Pharma Focus Asia

Artificial Intelligence

Bridging the pharma sector

Surabhi Johari, Institute of Management Sciences, School of Biosciences

Artificial Intelligence (AI) has provoked a digital revolution. This next generation technology with advanced capabilities is bridging the Pharmaceutical industry by designing new algorithms and tools for drug discovery. AI has empowered researchers in healthcare with drug repurposing, translational medicines, and biomarkers development. There is a need to showcase the innovation of AI in healthcare as it will help to solve real-world problems more competently.

There's a need consolidate natural information with computational strategies for extricating important and fitting qualities from the thousands of qualities measured. Artificial Intelligence (AI) has been connected within the sedate disclosure field for decades. Today, conventional machinelearning modelling has advanced into an assortment of unused strategies, such as combi-QSAR and crossover QSAR, and remains a prevalent approach to consider different drug-related themes. There are different drugs on the showcase and/or in clinical trials that have been outlined by computational strategies. As a recently created machine insights method, AI is been investigated as potential for utilise within the unused huge information time of sedate disclosure. With more information getting to be accessible and unused approaches being created, AI will enable a major Computer-Aided Drug Design (CADD) approach within the close future.

Pharmacologists have demonstrated the classification of various drugs to therapeutic categories solely based on their transcriptional profiles by Deep Neural Networks (DNN) trained on large data sets of transcription response. The LINCS Project's perturbation samples of 678 drugs across A549, MCF-7, and PC-3 cell lines are used here that are linked to 12 MeSH-derived therapeutic usage categories. To train the DNN, transcriptomic data and transcriptomic data are organized using a scoring algorithm for pathway activation.

The DNN achieved high classification accuracy and convincingly outperformed the Support Vector Machine (SVM) model in both pathway and gene level classification on every multi-class classification issue. Models based on path level data, however, performed much better.

A profound learning neural net prepared on transcriptomic information to recognise pharmacological properties of numerous drugs over diverse natural frameworks and conditions is being illustrated for the first time. Here utilising profound neural net perplexity frameworks for medicate repositioning are also proposed. This work could be a verification of guideline for applying profound learning to medicate revelation and advancement.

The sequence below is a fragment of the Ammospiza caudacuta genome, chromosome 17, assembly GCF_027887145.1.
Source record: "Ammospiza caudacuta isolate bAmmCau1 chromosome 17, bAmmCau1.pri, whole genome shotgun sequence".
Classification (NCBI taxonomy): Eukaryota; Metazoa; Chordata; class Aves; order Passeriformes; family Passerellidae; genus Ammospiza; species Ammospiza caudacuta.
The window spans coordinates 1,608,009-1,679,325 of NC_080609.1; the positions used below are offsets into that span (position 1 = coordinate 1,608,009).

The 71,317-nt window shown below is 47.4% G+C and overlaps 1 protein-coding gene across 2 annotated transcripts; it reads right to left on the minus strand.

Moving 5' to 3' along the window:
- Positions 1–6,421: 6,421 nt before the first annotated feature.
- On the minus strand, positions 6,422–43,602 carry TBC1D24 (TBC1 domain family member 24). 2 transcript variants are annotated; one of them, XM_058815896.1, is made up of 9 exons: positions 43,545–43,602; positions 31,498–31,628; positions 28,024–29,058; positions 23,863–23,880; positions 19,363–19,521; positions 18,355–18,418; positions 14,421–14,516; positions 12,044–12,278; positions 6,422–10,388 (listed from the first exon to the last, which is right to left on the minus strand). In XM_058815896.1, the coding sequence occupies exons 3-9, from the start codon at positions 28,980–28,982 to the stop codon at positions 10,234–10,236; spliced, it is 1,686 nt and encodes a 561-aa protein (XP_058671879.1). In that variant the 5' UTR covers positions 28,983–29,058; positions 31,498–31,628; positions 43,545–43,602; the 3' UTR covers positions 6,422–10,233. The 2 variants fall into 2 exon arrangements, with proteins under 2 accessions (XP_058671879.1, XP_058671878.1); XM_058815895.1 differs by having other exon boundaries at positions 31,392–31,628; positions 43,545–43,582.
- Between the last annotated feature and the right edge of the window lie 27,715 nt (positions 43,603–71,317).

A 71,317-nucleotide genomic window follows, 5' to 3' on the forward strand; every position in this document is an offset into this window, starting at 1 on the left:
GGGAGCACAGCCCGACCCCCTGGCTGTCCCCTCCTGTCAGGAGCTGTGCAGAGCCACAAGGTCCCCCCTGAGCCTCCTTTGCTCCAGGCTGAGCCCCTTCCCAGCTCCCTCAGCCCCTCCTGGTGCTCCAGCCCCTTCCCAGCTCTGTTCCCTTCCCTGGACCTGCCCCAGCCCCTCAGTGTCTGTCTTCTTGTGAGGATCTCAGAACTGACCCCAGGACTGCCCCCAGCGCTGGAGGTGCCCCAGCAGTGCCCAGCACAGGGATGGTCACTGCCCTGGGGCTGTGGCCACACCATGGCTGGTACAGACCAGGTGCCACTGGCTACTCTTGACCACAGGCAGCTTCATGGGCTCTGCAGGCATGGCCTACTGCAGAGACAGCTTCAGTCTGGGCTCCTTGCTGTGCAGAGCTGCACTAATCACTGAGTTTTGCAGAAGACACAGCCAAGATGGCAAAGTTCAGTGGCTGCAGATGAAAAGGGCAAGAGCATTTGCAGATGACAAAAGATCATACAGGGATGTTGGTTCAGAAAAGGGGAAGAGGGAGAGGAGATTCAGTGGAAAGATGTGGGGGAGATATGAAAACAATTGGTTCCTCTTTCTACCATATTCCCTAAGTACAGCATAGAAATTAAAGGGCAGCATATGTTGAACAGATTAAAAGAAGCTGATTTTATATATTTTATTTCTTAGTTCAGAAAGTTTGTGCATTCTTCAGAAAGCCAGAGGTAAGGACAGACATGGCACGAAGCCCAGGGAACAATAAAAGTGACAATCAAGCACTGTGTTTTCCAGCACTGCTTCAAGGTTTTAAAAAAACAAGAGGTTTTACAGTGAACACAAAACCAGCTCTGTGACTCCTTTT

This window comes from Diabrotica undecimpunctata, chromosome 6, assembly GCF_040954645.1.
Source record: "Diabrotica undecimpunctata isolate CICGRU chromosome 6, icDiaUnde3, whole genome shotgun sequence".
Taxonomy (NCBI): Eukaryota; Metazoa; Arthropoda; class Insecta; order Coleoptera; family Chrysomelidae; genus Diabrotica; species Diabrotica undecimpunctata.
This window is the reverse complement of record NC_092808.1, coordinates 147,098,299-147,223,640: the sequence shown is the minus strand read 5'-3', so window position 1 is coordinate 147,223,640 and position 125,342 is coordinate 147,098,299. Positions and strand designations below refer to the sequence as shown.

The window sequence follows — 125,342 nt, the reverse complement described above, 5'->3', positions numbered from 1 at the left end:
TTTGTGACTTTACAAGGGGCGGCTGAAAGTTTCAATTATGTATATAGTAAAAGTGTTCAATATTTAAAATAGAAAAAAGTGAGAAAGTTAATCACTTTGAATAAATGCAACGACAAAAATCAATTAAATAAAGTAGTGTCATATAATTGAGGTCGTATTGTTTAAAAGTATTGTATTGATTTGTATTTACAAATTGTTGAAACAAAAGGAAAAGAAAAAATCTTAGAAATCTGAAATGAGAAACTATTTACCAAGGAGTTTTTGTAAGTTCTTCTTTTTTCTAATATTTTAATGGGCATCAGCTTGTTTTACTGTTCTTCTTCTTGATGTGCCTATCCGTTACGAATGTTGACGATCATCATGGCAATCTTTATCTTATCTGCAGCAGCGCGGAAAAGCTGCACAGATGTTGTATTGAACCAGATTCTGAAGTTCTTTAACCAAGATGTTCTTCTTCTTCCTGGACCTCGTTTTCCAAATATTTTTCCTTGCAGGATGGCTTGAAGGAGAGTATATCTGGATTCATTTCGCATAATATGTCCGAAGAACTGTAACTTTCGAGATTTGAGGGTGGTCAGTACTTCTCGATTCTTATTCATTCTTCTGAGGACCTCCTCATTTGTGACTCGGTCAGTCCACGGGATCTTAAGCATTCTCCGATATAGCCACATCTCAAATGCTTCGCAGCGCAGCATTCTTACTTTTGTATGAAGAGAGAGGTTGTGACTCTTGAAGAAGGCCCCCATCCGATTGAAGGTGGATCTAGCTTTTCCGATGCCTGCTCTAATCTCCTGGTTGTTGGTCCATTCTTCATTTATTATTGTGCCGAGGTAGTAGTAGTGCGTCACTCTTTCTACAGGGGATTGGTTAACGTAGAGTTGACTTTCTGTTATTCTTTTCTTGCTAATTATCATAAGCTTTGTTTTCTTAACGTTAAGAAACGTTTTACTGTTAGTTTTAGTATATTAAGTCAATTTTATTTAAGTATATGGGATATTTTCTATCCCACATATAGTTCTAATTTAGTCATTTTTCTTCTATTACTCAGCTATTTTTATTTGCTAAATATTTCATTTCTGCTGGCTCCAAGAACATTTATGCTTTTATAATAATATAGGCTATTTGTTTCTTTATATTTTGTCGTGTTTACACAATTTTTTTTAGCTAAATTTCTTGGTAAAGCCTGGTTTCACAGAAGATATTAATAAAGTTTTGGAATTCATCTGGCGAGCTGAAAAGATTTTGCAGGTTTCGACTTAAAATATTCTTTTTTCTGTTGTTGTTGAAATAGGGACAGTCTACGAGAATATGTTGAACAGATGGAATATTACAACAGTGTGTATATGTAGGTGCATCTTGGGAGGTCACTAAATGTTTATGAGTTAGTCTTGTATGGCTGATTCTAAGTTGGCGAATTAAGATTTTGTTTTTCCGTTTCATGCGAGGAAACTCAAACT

The ChEMBL database, the most widely used database by chemists, has compared the performance of deep learning to seven target prediction methods, including two commercial predictors, three predictors deployed by pharma, and machine learning methods that could scale to the Kaggle dataset. ChEMBL has 13 million compound descriptors, 1.3 million compounds, and 5,000 drug targets, compared to the Kaggle data-set with 11,000 descriptors, 164,000 compounds, and 15 drug targets. Deep learning outperforms all other methods with respect to the area under ROC curve and was significantly better than all commercial products. Deep learning surpasses the threshold to make virtual compound screening possible and has the potential to become a standard tool in industrial drug design.

Studies have shown how the problem of predicting molecular properties can be solved by recursive neural network approaches. However, molecules are typically described by undirected cyclic graphs whereas the recursive approaches typically use directed acyclic graphs. Thus, by considering an ensemble of recursive neural networks associated with all possible vertex-centred acyclic orientations of the molecular graph, methods are being developed to address this discrepancy. One advantage of this outlook is that it relies only nominally on the identification of suitable molecular descriptors because suitable characterisations are learned automatically from the data. Several variants of this approach are applied to the problem of predicting aqueous solubility and tested on four benchmark data sets. Experimental results show that according to several evaluation metrics the performance of the deep learning methods matches or exceed the performance of other state-of-the-art methods and expose the fundamental limitations arising from training sets that are too noisy or too small. Through the ChemDB portal a Web-based predictor, AquaSol, is available online together with additional material.

The work of Ramsundar B. et al.; 2015 shows the collection of large amounts of publicly available data to create a dataset of almost 40 million measurements across over 200 biological targets to train the multi-task neural architectures at scale. Their investigation shows several aspects of the multitask framework by performing a series of empirical studies and obtain some interesting results:

Massive multitask networks achieve significantly better predictive accuracies than single-task methods

The predictive power of multitask networks improves as additional tasks and data are added

Total data volume and total number of tasks both contribute significantly to multitask enhancement.